Troubled met coal miner Walter Energy (WLTGQ) recently reported its fourth quarter results. The company's situation is tense, and investors were waiting for clues that Walter Energy is moving in the right direction. However, the report showed few improvements, and the company's future remains uncertain.

Low met coal prices and high interest expense weigh on earnings
The major achievement that Walter Energy can be happy with is the positive operational cash flow in the fourth quarter. Quarterly operational cash flow numbers were negative in three quarters out of four in 2013. However, $19.6 million of cash from operations is not enough to take the bottom line above the water.

Walter Energy accumulated $2.8 billion of debt, and this debt weighs heavily on its earnings through interest expense, which totaled $64.6 million in the fourth quarter. The company expects that interest expense will be around $220 million on a cash basis in 2014.

The met coal market remains oversupplied, and this fact weighs on prices. What's more, Walter Energy sees increased pressure from customers to get a decent discount from benchmark met coal prices. As a result of this, the company decided not to participate in certain deals.

A weak Australian dollar continues to encourage met coal production from the country. BHP Billiton (BHP 0.22%), which increased met coal production by 22% in the last half year, has more projects in the pipeline. This year BHP Billiton plans to finish the construction of the Caval Ridge mine in Australia, which will produce an initial 5.5 million tons per annum of met coal. BHP is also working to increase its Hay Point port capacity from 44 million tons per annum to 55 million tons per annum, signaling more exports will come from the country.

Delays in asset sales raise liquidity questions
In an attempt to build a safety cushion, Walter Energy targeted $250 million of asset sales. During the fourth quarter earnings call, the company stated that the timing to reach targeted proceeds was affected by the current met coal market situation. This means that Walter Energy is more likely to finish the sales in the second half of the year rather than in the first half of the year.

The company finished the year with $260.8 million of cash on the balance sheet and $326.5 million available under the revolving credit facility. Given the current met coal pricing, we can assume that Walter Energy will be more or less flat on the operational cash flow side.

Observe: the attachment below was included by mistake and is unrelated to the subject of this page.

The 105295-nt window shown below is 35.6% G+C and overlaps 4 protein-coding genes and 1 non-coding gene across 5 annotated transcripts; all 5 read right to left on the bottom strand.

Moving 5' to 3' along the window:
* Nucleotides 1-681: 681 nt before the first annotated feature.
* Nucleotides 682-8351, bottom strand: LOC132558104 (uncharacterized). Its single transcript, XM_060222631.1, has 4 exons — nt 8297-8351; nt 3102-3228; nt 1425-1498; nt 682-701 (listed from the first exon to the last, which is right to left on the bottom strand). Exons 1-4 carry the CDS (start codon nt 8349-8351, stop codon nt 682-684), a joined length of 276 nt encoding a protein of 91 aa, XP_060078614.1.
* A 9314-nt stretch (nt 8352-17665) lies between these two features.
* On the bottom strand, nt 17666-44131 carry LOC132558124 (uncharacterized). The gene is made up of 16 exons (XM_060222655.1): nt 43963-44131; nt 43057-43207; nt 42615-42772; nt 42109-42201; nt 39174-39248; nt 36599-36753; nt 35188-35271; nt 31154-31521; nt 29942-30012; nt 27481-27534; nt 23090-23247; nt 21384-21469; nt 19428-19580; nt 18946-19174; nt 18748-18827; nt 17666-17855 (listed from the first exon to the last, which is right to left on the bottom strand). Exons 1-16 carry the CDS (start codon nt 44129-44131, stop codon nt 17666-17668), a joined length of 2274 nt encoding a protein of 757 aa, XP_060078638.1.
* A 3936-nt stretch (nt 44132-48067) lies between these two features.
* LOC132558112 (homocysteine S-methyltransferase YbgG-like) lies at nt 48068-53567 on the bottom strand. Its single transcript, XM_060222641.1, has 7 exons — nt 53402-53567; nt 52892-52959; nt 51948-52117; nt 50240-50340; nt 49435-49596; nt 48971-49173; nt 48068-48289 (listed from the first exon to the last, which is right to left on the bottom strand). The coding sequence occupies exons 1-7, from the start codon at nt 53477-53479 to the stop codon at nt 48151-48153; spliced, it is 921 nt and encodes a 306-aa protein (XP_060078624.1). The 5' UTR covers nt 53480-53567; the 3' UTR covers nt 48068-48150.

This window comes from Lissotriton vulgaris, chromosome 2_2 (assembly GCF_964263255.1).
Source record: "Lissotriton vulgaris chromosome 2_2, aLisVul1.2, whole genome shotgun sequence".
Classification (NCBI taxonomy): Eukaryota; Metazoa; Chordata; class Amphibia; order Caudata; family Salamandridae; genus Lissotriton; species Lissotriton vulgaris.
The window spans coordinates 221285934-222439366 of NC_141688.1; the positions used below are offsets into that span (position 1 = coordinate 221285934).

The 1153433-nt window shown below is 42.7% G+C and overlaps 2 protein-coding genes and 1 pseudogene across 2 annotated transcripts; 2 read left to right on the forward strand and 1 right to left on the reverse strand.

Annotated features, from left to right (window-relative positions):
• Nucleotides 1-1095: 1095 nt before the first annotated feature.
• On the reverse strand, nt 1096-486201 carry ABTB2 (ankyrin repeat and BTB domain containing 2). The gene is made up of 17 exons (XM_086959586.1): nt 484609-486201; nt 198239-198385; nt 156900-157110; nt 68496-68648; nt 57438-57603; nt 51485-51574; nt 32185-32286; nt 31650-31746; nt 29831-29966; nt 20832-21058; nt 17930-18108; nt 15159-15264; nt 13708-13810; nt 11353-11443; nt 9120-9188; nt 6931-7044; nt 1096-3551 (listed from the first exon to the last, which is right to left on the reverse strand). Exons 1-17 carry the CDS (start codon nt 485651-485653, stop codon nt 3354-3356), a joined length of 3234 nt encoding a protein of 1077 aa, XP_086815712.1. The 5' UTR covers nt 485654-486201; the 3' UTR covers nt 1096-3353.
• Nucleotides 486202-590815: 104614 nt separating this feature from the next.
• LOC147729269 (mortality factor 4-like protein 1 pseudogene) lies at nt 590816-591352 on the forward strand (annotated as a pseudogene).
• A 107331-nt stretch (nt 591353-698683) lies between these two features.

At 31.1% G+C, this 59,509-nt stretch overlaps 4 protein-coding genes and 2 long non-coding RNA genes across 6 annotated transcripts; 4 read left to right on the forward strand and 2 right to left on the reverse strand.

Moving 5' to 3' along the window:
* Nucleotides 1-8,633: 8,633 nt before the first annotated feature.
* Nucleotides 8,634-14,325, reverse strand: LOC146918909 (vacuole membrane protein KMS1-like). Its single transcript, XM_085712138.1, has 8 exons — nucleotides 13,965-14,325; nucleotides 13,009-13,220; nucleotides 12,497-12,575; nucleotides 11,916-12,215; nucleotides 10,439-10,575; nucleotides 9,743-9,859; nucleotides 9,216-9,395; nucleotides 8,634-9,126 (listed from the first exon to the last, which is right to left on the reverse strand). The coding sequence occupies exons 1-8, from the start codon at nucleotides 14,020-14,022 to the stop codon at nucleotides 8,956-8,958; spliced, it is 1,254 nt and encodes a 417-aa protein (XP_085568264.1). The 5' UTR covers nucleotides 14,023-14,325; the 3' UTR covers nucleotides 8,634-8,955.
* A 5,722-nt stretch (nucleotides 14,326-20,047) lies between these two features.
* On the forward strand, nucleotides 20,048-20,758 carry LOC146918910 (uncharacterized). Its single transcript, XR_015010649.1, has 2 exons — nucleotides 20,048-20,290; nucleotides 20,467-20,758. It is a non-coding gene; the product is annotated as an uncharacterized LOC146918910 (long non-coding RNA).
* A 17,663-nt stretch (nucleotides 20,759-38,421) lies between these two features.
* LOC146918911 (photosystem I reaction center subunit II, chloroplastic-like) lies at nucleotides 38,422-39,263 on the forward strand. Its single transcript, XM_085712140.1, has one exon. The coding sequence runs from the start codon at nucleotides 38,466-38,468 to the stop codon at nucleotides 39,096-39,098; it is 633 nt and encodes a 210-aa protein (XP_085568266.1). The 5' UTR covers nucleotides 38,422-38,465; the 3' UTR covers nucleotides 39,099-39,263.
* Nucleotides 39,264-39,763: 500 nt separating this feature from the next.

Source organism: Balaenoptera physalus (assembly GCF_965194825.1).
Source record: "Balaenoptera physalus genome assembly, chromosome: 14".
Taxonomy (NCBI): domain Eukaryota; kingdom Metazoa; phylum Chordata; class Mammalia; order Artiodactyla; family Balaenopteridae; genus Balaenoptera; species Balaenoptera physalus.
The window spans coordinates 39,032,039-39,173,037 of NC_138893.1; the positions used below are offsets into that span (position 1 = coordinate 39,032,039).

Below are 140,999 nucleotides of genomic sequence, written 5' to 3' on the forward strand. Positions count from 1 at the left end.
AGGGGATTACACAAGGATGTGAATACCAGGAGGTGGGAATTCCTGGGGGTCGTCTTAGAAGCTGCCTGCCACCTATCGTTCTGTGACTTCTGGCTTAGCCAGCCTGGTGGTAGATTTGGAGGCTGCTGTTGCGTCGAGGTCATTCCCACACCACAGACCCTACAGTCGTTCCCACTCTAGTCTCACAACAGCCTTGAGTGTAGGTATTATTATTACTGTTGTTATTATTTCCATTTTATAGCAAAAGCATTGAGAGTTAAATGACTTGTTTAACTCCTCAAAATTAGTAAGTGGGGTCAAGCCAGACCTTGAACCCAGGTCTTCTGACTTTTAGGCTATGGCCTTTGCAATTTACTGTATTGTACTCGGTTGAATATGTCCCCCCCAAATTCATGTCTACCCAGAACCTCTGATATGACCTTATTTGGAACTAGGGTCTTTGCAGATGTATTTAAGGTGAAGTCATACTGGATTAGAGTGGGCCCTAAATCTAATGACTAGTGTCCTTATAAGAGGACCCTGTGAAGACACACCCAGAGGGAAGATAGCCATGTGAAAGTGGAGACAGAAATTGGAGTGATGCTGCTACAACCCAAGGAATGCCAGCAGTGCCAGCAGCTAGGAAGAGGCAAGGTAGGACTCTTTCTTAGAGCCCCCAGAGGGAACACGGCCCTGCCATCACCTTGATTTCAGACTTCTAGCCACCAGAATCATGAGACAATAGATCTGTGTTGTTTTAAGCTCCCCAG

At the same time, the company announced that capital spending will be around $150 million in 2014, in line with the previous year. As cash from operations is unlikely to contribute something significant to the bottom line, capital spending will have to be funded from elsewhere.

As cash from asset sales is probably delayed, Walter Energy can once more turn to the debt market. Despite the tough met coal market, the debt market is still giving miners the opportunity to raise capital. Alpha Natural Resources (NYSE: ANR) was able to sell $300 million of 4.875% convertible senior notes due 2020 back in December. Yes, the fact that notes are convertible means possible dilution for Alpha Natural's shareholders, but at least the company got the capital it needed.

Several positive factors could help
On the positive side, Walter Energy stated that it expects to realize 500,000 – 600,000 tons from its 2.2 million inventories. This means that numbers on the balance sheet will translate into real cash. A weaker Canadian dollar might also help.

Walter Energy's Canadian operations underperform its U.S. operations on a cost basis. The cash cost of sales was $93.63 per ton in the U.S. segment in the fourth quarter, while it was $132.55 in the Canadian segment of Walter Energy's operations. The company stated that 70% of costs in Canada are costs denominated in Canadian dollars. Every 0.01 favorable change in the Canadian dollar exchange rate is translated into almost $600,000 of lower costs.

Bottom line
Inventory sales and Canadian dollar weakness could provide some support, but they do not change the big picture for Walter Energy. The company is in a difficult situation and is likely to remain pressured by the market.